Friday, January 29, 2010

A foolish hobgoblin

I just came across one of my favorite quotes, and determined that I really don't understand it.

Emerson said, "a foolish consistency is the hobgoblin of little minds." I have taken that to mean that only little minds concern themselves with being consistent.

But that doesn't seem to be what the quotation says. I noticed this when I read the quote and realized that I don't know what a hobgoblin is. So I looked it up on and found that a hobgoblin is "an object or a source of fear, dread, or harassment."

So, with that being the case, according to the quotation, little minds fear a foolish consistency. That doesn't seem to be what Emerson was trying to communicate; he was really trying to say that a foolish consistency is the preoccupation of little minds, and that expansive minds couldn't be troubled to worry about it.

So, unless my analysis is wrong, I think that quote that I've used so often literally means the opposite of what it was intended to mean.


MC said...

You got me thinking, because I love this quote as well. so I did a little research and you might find this link helpful:

It has the quote in context which might also help:

"A foolish consistency is the hobgoblin of little minds, adored by little statesmen and philosophers and divines. With consistency a great soul has simply nothing to do. He may as well concern himself with his shadow on the wall. Speak what you think now in hard words, and to-morrow speak what to-morrow thinks in hard words again, though it contradict every thing you said to-day. -- 'Ah, so you shall be sure to be misunderstood.' -- Is it so bad, then, to be misunderstood? Pythagoras was misunderstood, and Socrates, and Jesus, and Luther, and Copernicus, and Galileo, and Newton, and every pure and wise spirit that ever took flesh. To be great is to be misunderstood."

Then there's this commentary which I found illuminating:

Emerson's comments can be read more than one way. On one reading, one might say that he is simply advising against "foolish" consistency. For example, one should not pursue consistency with one's past statements for its own sake when new evidence suggests that your previous statements were wrong. Those who accuse Rand of misrepresenting Emerson presumably hold to this interpretation. If one assumes that his concern about consistency is strictly limited to cases where a person tries to stay consistent with his past statements out of concern for appearances to others, even disregarding new evidence, then Emerson is not saying something that Rand should find objectionable.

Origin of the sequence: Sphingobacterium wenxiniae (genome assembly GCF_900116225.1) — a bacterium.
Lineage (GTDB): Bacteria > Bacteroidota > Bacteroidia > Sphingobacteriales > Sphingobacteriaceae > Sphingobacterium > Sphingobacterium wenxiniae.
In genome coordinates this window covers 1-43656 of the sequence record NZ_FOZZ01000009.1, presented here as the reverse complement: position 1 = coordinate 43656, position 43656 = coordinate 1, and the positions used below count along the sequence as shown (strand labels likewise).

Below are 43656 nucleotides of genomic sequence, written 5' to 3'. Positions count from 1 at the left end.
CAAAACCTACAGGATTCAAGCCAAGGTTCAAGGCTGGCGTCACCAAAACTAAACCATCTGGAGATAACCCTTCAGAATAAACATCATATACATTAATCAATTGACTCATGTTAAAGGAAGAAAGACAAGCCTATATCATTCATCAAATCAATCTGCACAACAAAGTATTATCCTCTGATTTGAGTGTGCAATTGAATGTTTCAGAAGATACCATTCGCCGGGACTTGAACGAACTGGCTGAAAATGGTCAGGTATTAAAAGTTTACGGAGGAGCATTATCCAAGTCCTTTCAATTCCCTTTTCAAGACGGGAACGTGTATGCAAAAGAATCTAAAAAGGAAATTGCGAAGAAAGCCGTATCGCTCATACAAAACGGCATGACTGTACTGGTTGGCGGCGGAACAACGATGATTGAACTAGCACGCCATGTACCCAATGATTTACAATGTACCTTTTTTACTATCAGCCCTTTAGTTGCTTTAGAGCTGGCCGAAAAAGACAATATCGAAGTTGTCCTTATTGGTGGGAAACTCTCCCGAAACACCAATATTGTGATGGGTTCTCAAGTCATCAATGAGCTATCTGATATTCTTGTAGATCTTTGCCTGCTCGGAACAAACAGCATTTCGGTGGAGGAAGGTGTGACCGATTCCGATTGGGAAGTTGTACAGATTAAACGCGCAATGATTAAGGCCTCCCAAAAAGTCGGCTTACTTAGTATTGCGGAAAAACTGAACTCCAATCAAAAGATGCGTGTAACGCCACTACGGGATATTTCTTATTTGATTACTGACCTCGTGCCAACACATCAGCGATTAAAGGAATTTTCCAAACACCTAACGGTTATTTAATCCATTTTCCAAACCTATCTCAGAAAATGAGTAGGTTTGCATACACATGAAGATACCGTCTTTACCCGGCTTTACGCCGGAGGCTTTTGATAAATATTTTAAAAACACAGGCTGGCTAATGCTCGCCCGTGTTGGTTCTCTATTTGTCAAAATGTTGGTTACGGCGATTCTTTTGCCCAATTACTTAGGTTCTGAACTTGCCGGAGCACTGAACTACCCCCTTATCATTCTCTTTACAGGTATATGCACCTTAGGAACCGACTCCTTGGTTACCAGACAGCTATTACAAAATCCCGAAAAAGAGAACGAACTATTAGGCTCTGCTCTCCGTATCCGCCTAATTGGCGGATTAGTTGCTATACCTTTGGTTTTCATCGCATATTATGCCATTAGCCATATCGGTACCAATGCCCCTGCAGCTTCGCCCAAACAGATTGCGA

Unfortunately, it is not clear that Emerson's objections to consistency are so limited. Another plausible interpretation is available: Emerson may be saying that all efforts at consistency are "foolish." The sentence, "With consistency a great soul has simply nothing to do," is not qualified in any way. Nor is the next sentence: "He may as well concern himself with his shadow on the wall." These appear to be very sweeping dismissals of any concern with consistency.

The idea that Emerson means to condemn consistency in general is reinforced by the specific example he gives of inconsistency: denying personality to God and then ascribing it to Him. This example does not involve a change of mind based on new evidence or argument. Rather, Emerson advises indulging in such inconsistency based on "devout motions of the soul." Nor does he have any positive things to say about consistency, even indirectly. When giving his example, Emerson does not suggest that the contradiction between the statements will eventually be resolved in favor of one or the other, or even in a synthesis. He says nothing that implies one should be at all concerned about contradictions.

Eric said...

Pat, thanks for the interesting link to the analysis. It still does not take into account that, while Emerson was condemning consistency by saying that little minds are too concerned with it (or at least that's what we've always interpreted it to mean), he SAID that little minds are afraid of it.

I guess I'm just trying to figure out in what sense he was using the word "hobgoblin."